Surviving entrance exams
Jo MacKenzie, Headmistress of Bedford Girls' School, offers advice on preparing children for entrance exams.
Like many independent schools, spring is the time when we set our entrance examinations and children across the country are assessed to see if they qualify for the school of their dreams. It is tough time for parents and their children. Having seen it from both sides, as an aunt and as a Headmistress, I can attest that it’s also a testing time for schools because in seeking to determine a child’s ability and her potential, we are also required to make a judgement on how happy, successful and inspired she will be as part of our particular model of teaching and learning.
Equally, as a parent, choosing the right school for your child is not easy. You have to evaluate what is right for your child. What can they achieve in the school? What can they bring out of the school and what the school can bring out of them? It is a process that requires a good deal of careful thought and carries an awful lot of responsibility. However, if you believe a school is right for your child and that an independent school best meets your educational ideal then the selection process should not be seen with fear. If it is indeed the right place for your individual child, then the selection process will have been devised to draw out the attributes they want in their pupils, those that will be happy and prosper in their specific environment and who will thrive through a shared ethos and approach to learning. If the school you believe to be right for your child is highly academic then your child should gain a place if such a selective school suits their personality, their approach to learning and their benchmarking of academic success. If your child is a Bedford Girls’ School girl, she will gain a place because she will have demonstrated her ability to think critically, to make intellectual connections between disparate areas and her personality and potential sit with our values of bold, imaginative and reflective.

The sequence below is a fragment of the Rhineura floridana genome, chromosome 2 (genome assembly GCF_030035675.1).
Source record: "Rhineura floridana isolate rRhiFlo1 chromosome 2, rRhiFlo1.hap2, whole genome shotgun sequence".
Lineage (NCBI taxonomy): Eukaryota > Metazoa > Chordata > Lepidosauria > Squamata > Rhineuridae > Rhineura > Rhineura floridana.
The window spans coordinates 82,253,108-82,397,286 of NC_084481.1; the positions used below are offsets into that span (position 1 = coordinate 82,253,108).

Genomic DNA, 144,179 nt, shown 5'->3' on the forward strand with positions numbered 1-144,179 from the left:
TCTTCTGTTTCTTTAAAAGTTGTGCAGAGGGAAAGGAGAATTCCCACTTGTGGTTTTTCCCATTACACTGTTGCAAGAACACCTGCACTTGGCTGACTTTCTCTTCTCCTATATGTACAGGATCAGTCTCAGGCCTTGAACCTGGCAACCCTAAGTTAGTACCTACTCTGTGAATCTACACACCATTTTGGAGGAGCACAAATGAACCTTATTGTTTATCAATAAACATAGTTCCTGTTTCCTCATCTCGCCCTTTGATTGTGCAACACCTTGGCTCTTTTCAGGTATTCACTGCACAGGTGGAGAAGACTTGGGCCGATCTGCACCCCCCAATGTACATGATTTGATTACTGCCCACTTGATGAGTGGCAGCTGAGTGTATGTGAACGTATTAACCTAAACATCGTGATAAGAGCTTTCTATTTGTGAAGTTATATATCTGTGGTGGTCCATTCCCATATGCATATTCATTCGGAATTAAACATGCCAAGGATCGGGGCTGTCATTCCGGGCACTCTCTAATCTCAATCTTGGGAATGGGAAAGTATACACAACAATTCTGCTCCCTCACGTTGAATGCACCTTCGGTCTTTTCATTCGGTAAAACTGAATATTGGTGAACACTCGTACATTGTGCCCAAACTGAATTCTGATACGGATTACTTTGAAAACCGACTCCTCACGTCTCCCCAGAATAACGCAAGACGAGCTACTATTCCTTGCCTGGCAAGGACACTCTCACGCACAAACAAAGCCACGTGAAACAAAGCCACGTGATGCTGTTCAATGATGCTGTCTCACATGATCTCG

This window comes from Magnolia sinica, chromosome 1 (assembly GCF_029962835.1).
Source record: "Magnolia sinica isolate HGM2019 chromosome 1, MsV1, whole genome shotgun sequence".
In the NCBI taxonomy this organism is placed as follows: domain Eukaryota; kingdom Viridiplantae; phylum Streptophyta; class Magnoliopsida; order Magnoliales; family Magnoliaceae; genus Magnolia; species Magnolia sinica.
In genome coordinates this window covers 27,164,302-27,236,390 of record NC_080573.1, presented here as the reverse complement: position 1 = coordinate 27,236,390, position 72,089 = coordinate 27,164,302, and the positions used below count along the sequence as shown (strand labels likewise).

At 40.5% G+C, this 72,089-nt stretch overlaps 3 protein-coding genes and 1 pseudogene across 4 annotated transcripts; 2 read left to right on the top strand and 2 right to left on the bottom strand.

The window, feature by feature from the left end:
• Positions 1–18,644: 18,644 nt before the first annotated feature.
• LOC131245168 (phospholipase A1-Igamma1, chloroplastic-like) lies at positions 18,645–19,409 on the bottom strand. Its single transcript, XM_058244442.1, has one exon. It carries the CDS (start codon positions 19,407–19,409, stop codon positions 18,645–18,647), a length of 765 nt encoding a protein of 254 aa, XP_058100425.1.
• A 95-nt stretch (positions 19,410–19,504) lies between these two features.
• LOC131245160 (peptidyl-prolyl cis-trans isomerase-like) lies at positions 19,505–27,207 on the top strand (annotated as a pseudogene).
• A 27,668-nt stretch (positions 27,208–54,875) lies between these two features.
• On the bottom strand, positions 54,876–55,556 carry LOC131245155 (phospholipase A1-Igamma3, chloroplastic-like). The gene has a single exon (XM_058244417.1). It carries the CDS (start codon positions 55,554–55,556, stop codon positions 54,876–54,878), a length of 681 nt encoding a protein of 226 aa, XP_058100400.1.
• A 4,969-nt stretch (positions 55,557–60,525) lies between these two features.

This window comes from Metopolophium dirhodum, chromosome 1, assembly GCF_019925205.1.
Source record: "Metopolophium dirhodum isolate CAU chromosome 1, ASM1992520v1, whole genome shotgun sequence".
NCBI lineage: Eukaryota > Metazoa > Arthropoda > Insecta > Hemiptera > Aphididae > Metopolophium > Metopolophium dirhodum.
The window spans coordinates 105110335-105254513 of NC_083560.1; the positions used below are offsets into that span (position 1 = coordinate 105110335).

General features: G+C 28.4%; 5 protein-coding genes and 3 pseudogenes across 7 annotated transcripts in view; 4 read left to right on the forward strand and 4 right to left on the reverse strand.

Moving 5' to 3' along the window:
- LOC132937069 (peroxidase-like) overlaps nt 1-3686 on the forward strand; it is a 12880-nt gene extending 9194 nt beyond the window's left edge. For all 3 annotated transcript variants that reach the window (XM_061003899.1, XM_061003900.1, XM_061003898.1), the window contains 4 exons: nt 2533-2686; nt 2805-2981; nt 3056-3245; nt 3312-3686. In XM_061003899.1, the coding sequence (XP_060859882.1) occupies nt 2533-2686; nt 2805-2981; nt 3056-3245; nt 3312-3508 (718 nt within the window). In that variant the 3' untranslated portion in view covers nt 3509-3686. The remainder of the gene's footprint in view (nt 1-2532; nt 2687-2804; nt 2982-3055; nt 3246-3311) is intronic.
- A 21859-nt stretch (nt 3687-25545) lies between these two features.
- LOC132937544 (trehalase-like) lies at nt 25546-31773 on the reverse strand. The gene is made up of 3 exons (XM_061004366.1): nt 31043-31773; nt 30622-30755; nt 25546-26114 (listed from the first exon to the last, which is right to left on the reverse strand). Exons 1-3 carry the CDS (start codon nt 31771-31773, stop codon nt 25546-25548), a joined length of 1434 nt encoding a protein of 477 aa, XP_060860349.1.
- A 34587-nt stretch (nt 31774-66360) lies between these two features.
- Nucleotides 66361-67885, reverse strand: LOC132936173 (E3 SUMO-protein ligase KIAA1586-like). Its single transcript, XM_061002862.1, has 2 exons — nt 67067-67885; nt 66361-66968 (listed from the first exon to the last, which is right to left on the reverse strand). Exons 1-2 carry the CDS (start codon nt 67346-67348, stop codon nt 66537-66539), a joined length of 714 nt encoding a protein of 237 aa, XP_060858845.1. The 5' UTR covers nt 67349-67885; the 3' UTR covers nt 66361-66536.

The school chosen should never be seen as a badge of honour that is worn proudly by the parent, with the badge suggesting the intellectual prowess of their child. If your child is not academically motivated to get into a highly selective school without excessive tutoring and additional hothousing then your child will ultimately be unhappy in that environment. They will feel inadequate, they will begin to struggle and all the things you want for your child – confidence, self-esteem and self-belief will gradually ebb away.
The best way to prepare your child for any entrance test is to make them think they can do it. Build up their confidence, reassure them and give them plenty of sleep and good food before the event. Make them feel excited and make them see it as an opportunity to share with the school all that they know. Don’t make them view the day with fear. Their preparation should not be about seeing tutors, sitting endless tests and switching them off from learning. Your child should know and really believe that if they do not get into the school, it is not the child’s failure it is because the school simply isn’t the right place for them. In fact, they should be encouraged to think of it as an opportunity to reassess their options in the knowledge that the right place, a place where they will truly flourish, will be found and a brighter pathway to a successful future forged.
I do not want to see girls in my school struggle academically in comparison to their peers. I believe a child’s self-esteem, their sense of worth is the most important gift a school can give. If they do not get into our school it is not because they are failures but because they would not thrive. It is my profound belief that all children have a valuable and unique role to play in the betterment of a future world and equally a school that will best facilitate that.